Play-doh and the bard
Perhaps it is about time that we put Shakespeare to rest. Not for eternity; a decade should do, a generation at most. I’m sure he’d appreciate the respite, having been prodded, poked, pummelled and generally pushed about for the best part of 400 years. It’s not just Will I’m thinking about, either. We’ve come to rely on him for so long that there are times when I think that we’ve forgotten how to stand on our own in the footlights. There’s scarcely been an issue we haven’t turned to Will to explain or expound through one of his plays, whether or not he had anything to say on the subject.
Heaven forbid that we should do away with him forever; he’s literature’s most precious gem; his plays our crown jewels. Theatre without Shakespeare would be like the Crown of the Queen Mother without the Koh-i-noor diamond. He’s the really sparkly bit.
He’s rightfully respected and often revered; too often revered, I fear, not because of his magical imagery, his sublime orchestration of language, his wit or his silvered mirror of humanity but because we can make him say whatever we want we want to say. His plays are putty in our hands, a director’s most pliable play-doh. Give us an axe to grind and Shakespeare’s a waiting whetstone.
Re-structuring and even re-writing Shakespeare is nothing new and it didn’t take long after Shakespeare had left the stage to join Yorick and Banquo that it started. In the late 17th century both Nashum Tate, and that most ‘celebrated’ of Shakespearean improvers, Colley Cibber, set at the plays with a will. Since then, creating Shakespeare in our own image has been a habit.
It’s the job of every director to approach Shakespeare so that the play is presented in such a way that it connects more forcefully and directly with the audience. Sensibilities change, even from generation to generation and what provokes a response in 2012 may not be what does so in 2032. Putting Macbeth in motorcycle leathers, Hamlet in the boardroom of Elsinore Plc or Rosalind in Disneyland rather than the Forest of Arden are all well and good provided they don’t alter the play or corrupt its heart.
But these are simply different ways of teasing out the same meaning. The attempt can be ham-fisted at times, especially when the director under-estimates the audience and wants not only to join the dots for them but to colour in the picture as well. Unfortunately, some don’t want to stop there. There are those who think that the best Shakespeare is the Shakespeare that speaks for them; or rather, provides the pulpit from which they can speak to the world.
Whatever we want to say, there’s one of Shakespeare’s plays handy, ready to say it for us. And if you’re handed one at random, it isn’t hard to find something in it on which to hang your favourite hat. There’s a Macbeth for every ideology, a Hamlet for every philosophy. ‘There are more Hamlets in heaven and earth, Will, Than are dreamt of in your philosophy.’
There’s a great difference between revealing the relevance of a play, and extracting relevance from it. Whereas the first requires the whole of the play, the second relies only elements of it, and not necessarily those which are at the play’s core. Othello is no more about domestic violence than Lear is about gender, though to a modern audience those issues are woven into the fabric of the drama; we can’t help but notice them on the sidelines as the drama unfolds. Yet, to raise such peripheral issues to centre stage not only threatens the unity and meaning of the play but it inevitably lessens the impact those issues deserve in their own right by placing them within a vehicle not intended to carry them.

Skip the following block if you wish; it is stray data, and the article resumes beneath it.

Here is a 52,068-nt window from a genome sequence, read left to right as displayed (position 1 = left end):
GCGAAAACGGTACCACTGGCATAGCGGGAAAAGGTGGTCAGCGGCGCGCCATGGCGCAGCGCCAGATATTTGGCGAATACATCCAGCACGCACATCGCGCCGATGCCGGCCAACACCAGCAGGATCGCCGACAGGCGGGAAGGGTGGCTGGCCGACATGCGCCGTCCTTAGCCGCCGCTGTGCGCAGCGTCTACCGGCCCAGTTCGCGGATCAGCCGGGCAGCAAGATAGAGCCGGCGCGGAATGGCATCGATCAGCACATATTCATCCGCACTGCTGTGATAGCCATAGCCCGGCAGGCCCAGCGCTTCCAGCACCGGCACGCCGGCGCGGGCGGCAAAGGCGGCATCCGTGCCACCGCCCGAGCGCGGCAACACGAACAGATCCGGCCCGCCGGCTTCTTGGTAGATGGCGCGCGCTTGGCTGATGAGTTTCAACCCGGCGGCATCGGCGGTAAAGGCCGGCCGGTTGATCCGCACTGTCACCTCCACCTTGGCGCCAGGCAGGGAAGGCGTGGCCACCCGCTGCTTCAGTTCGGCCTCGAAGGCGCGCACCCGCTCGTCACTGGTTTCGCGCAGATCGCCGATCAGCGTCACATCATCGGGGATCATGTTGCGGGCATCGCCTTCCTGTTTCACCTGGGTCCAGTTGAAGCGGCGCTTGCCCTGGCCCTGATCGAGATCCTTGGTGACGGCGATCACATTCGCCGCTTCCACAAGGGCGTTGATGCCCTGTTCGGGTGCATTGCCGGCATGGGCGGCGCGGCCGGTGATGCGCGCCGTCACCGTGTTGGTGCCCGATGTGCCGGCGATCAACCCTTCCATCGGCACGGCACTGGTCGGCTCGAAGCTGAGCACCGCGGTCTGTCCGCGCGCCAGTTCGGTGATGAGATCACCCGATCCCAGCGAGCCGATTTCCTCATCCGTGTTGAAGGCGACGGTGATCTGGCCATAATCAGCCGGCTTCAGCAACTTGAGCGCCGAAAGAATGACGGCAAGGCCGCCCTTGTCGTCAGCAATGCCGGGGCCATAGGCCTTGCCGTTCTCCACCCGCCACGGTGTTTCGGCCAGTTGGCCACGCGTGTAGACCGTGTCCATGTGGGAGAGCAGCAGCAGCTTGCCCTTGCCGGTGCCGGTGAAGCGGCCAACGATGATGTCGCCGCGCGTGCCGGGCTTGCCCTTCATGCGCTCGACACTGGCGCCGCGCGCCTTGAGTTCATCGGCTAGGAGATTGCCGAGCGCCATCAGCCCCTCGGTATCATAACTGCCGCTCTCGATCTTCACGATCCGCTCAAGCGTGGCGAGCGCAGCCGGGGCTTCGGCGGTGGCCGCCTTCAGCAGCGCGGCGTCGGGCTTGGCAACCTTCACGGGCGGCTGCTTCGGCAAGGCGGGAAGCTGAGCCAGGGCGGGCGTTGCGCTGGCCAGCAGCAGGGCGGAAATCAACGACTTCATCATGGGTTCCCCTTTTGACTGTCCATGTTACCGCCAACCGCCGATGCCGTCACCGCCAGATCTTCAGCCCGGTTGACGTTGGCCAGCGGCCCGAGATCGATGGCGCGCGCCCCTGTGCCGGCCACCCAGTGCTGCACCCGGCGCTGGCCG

We do things to Shakespeare that we wouldn’t do to other playwrights and their works. Imagine a director who wanted to revamp Brecht’s Mother Courage and Her Children into Father Courage and His Children. Who wouldn’t be scornful, if not outraged? The change in gender changes everything, just as it does by transforming King Lear in to Queen Lear. Yet, in neither play, is gender a theme. Yes, of course both plays are plagued with gender-related issues that we can see and which may even disrupt our full appreciation of the play. But that doesn’t mean that gender analysis should become a purpose of either play. They are built for something completely different.
(Co-incidentally, there is a production of Queen Lear currently in season, which has proved more valuable by the off-stage discussions it provoked than any point it hoped to make. The review and subsequent comments and articles on the Theatre Notes site are well worth reading.)
I can understand the temptation to use Shakespeare as a blank stage on which to present the issues of the day because well, it never really is a blank set. It’s Shakespeare, after all, the instant dramatic package complete with character, plot and unbeatable dialogue. And no small measure of cultural credibility.
This is not a problem unique to Shakespeare. Greek classics are ripe for modern re-packaging. It’s hard to think of one that hasn’t been used as the dressing for a contemporary concern, especially war. Done well, theme and drama co-exist comfortably; done poorly, the play hangs like bunting on a pulpit.
We don’t need to alter Shakespeare’s plays radically to make them fresh or almost new. Peter Brooks’ legendary production of A Mid-summer’s Night Dream showed that, as have many exciting, innovative productions before and since. All it requires is to start with a vision, rather than a cause. Then add some imagination, patience and respect for the text. Oh, and a little genius doesn’t hurt, either.